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Goal Setting in the New Year: For Your Mind and Body

goal-setting-585If you failed to set a New Year’s resolution — or have already fallen off the bandwagon — it’s not too late to set a new goal. In fact, did you know that you can set a goal any time of year? I know, it’s crazy but true. One of the goals I’m always setting and failing to keep is making meditation a regular part of my life. Here to help is Joey Klein, author of The Inner Matrix: A Guide to Transforming Your Life and Awakening Your Spirit, as he shares his tips on making meditation a regular practice. Plus, according to Klein, meditation can help you break out of a pattern of setting and failing resolutions. Cool, right? So below, we’ve got tips on starting a meditation practice — which can help you achieve your goals — plus a bonus way to apply the tip to a fitness goal. Win, win, win!

Goal Setting for Mind and Body

1. Start with a modest time commitment. Research shows that a small amount of daily meditation, just 15 to 20 minutes a day, actually alters the size of portions of the brain, the blood flow in the brain, and what parts of the brain are active in any given situation — all changes for the better. Just sit with the mind for 20 minutes a day — do not play music, focus on your breath, meditate or use any techniques to try to quiet the mind. Instead, just sit in a quiet place, close your eyes, and give the mind permission to think whatever it wishes.

Apply this to a fitness goal: Remember setting goals for baby steps on the way to bigger goals. Don’t just jump into fitness thinking you’ll run a marathon in a month or lift heavy weights straight away. Instead, make a modest goal of working out three times a week and add on from there.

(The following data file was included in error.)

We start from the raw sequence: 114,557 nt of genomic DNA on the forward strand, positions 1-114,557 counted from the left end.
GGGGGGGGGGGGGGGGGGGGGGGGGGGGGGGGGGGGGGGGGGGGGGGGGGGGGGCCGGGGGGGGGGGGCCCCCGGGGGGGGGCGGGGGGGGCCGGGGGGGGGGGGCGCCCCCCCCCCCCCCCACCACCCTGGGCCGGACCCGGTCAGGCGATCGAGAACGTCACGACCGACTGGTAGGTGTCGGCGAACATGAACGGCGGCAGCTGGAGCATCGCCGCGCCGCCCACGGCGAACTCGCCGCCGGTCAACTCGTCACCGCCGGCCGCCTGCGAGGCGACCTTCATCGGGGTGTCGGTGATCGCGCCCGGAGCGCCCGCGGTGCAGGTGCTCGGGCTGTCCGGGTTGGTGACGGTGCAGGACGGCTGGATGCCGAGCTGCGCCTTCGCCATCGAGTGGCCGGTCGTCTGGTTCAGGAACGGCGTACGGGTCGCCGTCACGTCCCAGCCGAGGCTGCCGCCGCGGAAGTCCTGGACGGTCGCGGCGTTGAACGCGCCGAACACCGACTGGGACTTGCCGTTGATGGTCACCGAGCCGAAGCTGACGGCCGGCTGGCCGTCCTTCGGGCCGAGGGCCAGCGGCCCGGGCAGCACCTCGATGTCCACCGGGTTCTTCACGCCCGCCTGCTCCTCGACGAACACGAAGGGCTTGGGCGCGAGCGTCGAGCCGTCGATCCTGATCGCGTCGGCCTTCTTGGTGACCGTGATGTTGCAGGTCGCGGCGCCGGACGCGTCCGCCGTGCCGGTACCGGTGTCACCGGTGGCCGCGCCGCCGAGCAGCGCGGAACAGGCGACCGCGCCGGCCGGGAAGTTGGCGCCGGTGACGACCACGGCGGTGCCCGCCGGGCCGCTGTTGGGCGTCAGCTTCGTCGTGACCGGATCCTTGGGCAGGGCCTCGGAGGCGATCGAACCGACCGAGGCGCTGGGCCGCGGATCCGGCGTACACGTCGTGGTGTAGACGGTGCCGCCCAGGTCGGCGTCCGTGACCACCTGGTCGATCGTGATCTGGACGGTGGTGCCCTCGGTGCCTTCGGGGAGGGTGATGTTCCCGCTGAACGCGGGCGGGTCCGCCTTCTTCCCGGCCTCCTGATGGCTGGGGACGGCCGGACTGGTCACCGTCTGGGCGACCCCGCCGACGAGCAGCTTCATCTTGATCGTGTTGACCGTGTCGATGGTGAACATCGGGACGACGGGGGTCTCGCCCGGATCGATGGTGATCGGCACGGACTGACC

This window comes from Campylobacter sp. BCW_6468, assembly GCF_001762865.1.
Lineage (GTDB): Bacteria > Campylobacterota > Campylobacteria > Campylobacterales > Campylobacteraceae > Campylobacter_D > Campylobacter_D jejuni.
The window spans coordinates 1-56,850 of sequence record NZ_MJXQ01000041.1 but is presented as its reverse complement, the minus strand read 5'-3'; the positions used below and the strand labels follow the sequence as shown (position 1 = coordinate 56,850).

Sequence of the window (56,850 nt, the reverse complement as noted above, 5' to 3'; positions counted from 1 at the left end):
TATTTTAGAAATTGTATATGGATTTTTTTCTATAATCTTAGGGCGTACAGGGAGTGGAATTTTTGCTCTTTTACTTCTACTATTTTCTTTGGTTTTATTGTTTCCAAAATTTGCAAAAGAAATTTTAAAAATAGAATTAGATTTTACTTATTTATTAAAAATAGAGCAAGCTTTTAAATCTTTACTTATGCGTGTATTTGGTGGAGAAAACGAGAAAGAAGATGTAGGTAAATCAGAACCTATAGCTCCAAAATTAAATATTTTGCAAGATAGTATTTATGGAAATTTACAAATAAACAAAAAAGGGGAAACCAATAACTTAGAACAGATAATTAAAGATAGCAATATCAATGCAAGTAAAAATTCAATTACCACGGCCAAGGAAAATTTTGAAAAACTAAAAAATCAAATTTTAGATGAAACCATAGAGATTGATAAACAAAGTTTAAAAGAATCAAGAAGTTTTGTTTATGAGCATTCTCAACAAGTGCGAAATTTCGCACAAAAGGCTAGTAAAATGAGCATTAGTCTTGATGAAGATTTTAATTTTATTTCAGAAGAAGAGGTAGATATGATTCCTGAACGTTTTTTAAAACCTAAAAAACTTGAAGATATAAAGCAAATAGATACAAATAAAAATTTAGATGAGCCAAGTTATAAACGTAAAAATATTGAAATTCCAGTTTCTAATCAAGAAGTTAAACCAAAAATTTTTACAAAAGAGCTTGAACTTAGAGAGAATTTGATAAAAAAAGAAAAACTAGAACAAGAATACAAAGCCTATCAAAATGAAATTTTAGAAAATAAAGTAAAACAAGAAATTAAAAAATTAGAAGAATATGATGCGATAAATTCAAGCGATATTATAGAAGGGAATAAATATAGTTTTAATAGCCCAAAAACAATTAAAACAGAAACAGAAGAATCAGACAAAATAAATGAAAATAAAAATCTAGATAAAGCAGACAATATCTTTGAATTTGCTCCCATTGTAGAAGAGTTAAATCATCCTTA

2. Stressful thoughts? No worries! People often find stressful thoughts come flooding in when they first try to meditate. The key is not to try to suppress them but let them unfold, Joey says. “When you have a thought, acknowledge it: That is my mind thinking a thought. The thought is not good or bad, positive or negative; it simply is an expression of energy created by my mind. Do not judge or become attached to what shows up in the mind; just be an observer of the mind’s internal function.”

Apply this to a fitness goal: Sure, you want to have good form and avoid injury, but when you’re just starting out or getting back into working out after a hiatus, don’t worry about doing everything perfectly — just do it, period. Like, say you plan to do a workout DVD and you have to keep running to the other room to referee your kids and you miss some reps? That’s fine. Or you want to join a group class but don’t want to look silly? Everyone is there for their workout, not yours!

3. Sit up straight and breathe! “When meditating, always sit with the spine straight, either on the floor or in a chair, close the eyes, and breathe in and out through the nose,” Joey says. “In this practice, your attention is on the breath. As you begin to breathe, focus on your center. Your center is located approximately two inches below the belly button and an inch back toward the spine. Gently inhale through the nose, drawing the breath into your lower abdomen while imagining a small golden sun in that space. Imagining a sun or a star in your center gives your mind something to focus on. Then just continue breathing a circular breath — breathing with as brief of a pause at the top of the inhale or the bottom of the exhale as possible.”

Apply this to a fitness goal: When you’re doing something challenging, like planks or lifting weights, it can be tempting to hold your breath. It’s simple, but true: Always breathe.

4. Pick a set time each day. “As you engage in certain activities in your daily life, your brain connects these circumstances with certain ways of being in the world,” Joey says. “Knowing this, you can structure your mindfulness practice so the brain’s love of pattern is at work for you. Routinely practicing in the same place and at the same time of day is just one small way that we can use the fact that the brain likes pattern to support our transformative work.”

Apply this to a fitness goal: Plan your workouts for the same time of day and week to help you get into a pattern. If you love a certain class at the gym, make it a goal to get there each week. Consistently have a sitter on a certain afternoon? Fit in a quick workout then!

Thanks to Joey for the tips! Maybe this is the year I’ll start to nap meditate more! —Erin

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